Aviaries and Tuning Forks

Maybe it was turning the calendar over to March that did it. But it’s all about the birds today. The robins have come back to the bird feeder outside my office window. The cardinal that spent the entire winter bashing himself against said window has mysteriously and thankfully moved on. And the woodpecker that marks his territory every spring by drilling on the southwest corner of our house woke me up this morning.

Weather’s still chilly in these parts, though. And in a way, that’s good. I seem to have developed this slightly panicked visceral reaction to unseasonably warm weather in the spring. Warmth = summertime = curtain up! And we’re clearly not ready yet for the last part of that equation.

The List

Chorus auditions tomorrow and Friday. Lots of spots to fill this year. SATB in all 3 shows. Ordered the supertitle projection equipment yesterday. Contacted our improv coach at Comedy Sportz about prep for Instant Opera. Got a huge and important funding proposal put in the mail yesterday afternoon. (Thanks, Danna.) Wrestled orchestra and chorus schedules to the ground. And confirmed arrangements for the Boston Brass’ upcoming residency in two Fairfax County schools.

That’s why I make lists. So I can check things off of them.


It looks as if we’re going with A415 for our Telemann opera this summer. In attempting to explain this whole tuning craziness yesterday (not on the blog, but in person), I talked myself in circles trying to explain how we know that 1) there were a variety of pitch centers floating around Europe in the 18th century, and 2) most of them were lower than our contemporary standard of A440. The notion of organ pipes being a measurement of pitch did occur to me afterward, but I had forgotten the real evidence – tuning forks. After a little digging this morning, I realized that there are extant tuning forks from Mozart, Handel, and (it seems) even Rameau. (No Telemann, but since our Orpheus is a truly cosmopolitan work in German, French and Italian, I figure that gives us plenty of latitude)

I’m getting ahead of myself. If you’re already well-versed in what I’m talking about, skip the next section. If not, spend an extra 2 minutes with me. (If you are knowledgable, I encourage you to skip it because I’d rather not hear from you when you disagree about the way I’ve explained it.))

Concert Pitch 101

After searching the internet for good introductions to this subject, I prefer this explanation from the University of Houston.

For singers, the decision to remain at modern (~440 cycles per second) pitch or to go lower to “Baroque” pitch is critical. Singers can look at a role and tell pretty quickly if the range (high note to low note) and tessitura (where the bulk of the pitches lie, excluding infrequent outliers) will fit their voices. But if a piece of music was written assuming a pitch of A392 (purportedly Rameau’s standard), every note you see on the page actually represents a pitch that’s a half-step (the next key down on the piano) lower. For pitches at the extreme ends of singers’ ranges, this is a big deal. A bass may have nary a prayer of nailing some repeated high F’s in an aria, but if it’s sung at 392 (or even 415, which kind of splits the different), it’s suddenly doable.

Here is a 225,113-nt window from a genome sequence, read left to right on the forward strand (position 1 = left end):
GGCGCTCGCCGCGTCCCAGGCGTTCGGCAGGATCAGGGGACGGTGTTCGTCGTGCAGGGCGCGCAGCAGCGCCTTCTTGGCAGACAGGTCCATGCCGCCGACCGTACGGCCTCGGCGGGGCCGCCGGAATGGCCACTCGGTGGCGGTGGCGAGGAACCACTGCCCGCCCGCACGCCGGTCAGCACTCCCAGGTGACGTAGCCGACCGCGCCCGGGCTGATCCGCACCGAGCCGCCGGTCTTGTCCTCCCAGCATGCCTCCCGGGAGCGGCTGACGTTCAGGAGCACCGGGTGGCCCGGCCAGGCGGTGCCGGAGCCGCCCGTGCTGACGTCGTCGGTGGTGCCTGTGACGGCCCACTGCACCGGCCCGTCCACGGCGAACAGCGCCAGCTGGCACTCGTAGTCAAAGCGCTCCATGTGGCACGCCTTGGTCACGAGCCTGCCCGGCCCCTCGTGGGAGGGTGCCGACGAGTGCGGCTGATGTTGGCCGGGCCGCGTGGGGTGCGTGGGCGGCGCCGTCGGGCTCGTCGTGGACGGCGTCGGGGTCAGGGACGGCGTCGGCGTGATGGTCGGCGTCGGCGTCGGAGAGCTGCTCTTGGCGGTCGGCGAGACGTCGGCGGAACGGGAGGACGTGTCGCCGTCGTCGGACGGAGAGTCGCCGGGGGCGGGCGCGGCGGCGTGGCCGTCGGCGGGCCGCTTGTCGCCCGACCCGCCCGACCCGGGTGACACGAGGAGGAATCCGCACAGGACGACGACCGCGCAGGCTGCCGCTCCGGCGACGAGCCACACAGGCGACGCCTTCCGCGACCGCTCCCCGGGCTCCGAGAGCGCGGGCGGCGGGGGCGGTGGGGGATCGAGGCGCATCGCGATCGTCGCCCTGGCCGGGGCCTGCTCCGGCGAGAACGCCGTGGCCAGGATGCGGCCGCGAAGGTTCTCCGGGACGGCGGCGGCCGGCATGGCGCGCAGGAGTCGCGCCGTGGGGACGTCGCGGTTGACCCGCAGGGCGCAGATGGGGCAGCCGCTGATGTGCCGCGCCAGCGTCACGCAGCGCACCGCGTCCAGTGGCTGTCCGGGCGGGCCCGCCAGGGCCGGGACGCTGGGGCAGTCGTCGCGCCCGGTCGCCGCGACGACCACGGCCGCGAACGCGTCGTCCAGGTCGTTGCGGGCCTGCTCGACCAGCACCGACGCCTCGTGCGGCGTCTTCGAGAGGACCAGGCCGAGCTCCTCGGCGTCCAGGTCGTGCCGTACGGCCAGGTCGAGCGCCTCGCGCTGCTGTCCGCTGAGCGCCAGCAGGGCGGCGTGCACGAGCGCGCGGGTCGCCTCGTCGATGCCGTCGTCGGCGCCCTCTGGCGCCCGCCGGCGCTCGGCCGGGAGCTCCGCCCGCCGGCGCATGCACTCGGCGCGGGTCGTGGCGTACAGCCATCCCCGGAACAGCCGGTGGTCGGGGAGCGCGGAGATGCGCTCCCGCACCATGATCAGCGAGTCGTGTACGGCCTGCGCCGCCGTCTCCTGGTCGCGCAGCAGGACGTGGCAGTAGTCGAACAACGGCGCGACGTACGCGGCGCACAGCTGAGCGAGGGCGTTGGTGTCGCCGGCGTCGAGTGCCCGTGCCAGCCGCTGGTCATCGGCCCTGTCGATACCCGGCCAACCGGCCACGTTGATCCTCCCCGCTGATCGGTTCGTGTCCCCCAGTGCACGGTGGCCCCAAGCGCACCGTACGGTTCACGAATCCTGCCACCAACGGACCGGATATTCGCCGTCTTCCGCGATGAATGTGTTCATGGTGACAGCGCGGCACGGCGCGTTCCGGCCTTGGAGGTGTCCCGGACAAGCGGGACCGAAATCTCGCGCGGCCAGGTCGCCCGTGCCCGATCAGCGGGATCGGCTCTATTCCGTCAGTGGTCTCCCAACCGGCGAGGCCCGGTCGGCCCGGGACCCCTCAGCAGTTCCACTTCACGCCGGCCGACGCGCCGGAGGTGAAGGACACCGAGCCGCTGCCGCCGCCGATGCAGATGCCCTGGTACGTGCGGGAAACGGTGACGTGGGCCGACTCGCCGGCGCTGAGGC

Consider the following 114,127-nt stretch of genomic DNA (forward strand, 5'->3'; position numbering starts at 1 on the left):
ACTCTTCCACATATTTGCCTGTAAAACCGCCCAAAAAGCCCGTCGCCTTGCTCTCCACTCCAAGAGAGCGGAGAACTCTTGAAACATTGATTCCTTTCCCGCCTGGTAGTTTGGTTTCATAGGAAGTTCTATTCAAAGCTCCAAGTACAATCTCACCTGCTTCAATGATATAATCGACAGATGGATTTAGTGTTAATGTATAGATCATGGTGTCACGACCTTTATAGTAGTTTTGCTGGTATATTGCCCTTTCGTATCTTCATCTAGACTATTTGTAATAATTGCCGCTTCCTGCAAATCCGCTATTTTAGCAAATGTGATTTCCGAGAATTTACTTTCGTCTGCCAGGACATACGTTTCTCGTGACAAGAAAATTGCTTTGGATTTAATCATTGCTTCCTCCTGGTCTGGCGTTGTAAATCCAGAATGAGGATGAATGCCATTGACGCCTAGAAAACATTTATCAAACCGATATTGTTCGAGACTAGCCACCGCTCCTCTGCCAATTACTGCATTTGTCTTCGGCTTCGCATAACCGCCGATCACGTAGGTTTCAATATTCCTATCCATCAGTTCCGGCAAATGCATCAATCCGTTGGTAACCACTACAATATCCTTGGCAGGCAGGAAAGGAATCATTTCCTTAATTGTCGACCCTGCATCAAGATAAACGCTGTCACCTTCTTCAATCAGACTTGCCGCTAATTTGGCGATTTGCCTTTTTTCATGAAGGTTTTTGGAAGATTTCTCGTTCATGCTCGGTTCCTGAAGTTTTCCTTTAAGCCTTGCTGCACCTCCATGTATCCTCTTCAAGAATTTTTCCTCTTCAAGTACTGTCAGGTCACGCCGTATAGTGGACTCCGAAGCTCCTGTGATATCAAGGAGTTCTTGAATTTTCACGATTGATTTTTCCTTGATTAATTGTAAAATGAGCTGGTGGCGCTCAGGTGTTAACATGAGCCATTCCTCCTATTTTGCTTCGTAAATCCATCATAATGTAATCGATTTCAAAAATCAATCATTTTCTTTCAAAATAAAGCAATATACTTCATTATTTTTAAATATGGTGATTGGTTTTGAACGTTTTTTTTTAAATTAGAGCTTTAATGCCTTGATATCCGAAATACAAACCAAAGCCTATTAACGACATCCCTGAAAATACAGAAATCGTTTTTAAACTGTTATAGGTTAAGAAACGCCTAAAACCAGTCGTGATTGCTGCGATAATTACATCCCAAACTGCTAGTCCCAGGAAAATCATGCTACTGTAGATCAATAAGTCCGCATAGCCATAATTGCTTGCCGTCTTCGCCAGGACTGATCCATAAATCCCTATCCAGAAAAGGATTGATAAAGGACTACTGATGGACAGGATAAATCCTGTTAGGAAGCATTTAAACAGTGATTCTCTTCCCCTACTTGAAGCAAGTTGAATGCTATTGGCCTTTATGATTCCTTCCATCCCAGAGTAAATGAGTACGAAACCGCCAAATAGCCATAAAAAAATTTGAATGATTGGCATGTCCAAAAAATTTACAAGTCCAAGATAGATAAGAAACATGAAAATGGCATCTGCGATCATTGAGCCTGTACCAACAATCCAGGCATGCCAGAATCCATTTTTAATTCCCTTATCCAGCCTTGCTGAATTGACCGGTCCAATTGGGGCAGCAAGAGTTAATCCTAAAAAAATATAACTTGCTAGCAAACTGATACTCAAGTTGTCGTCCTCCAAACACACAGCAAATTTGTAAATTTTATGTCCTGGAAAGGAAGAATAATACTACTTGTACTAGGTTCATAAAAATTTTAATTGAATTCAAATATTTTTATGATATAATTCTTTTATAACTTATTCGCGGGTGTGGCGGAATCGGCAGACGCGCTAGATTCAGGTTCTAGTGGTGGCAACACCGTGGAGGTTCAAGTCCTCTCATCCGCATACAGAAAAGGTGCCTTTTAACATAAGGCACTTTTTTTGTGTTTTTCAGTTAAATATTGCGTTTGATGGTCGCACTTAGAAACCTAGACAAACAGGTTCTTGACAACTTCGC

Welcome Back the Experts

So, if this helps reproduce what the composer was actually thinking in terms of pitch (granted, this is a guess, but a fairly well-substantiated one), why not just do it? Well, there are those pesky string and wind players in the orchestra, most of whose instruments were built around the concept of A440. Why not just tune them down? Two reasons. First, the wind instruments pretty much wouldn’t be able to do it. At least not reliably. Pure physics. The second reason is a bit more complicated.

It’s past 9:30am and I promised myself to be done blogging by now, but I’m going to persist. Without a lot of proofreading.

“Authentic” instruments – made with similar design and manufacture specifications to those actually used in the 17th & 18th centuries – have certain acoustical properties that are essentially different than modern instruments. The players themselves can go into tremendous detail about this. But I’ll address it from the listener’s point of view. The modern sound is, generally, warmer, “thicker” and more abundant in lower overtones. Lush. The older sound is clearer and higher – not in pitch, but in the way its tone and timbre make it sound.

Assemble a bunch of modern instruments. You can even tune them down in pitch a little if you’d like. Put the Telemann/Rameau/Handel score in front of them. The result is certainly beautiful, but a little tubby. Thick. Ask them to play more quietly and clearly. Adjust the bow pressure and the air column. You’ll get a cleaner, quieter sound, but it will feel a little emasculated and indistinct.

Now do it with some instruments that were designed to play at this lower pitch center. The color of the sound is different, but more importantly, the tension on the strings is higher. The player can dig in with lots of guts and determination, and the resultant sound will be dramatic and energetic but not tubby. Making it possible to create lots of drama and vitality while the overall sound remains crisp and transparent.

Not exactly a linear treatise on the subject, but with any luck, the beginnings of an answer to why we (and other organizations) occasionally hire specialists who have instruments authentic to this older time period and who have developed specialized skills in playing them.

Enough. Back to the birds and the budgets!

One Comment

Jason F.

The robins are back!! I am calling Cio Cio San….finally, someone has the answer.

Cheers, from Birmingham!

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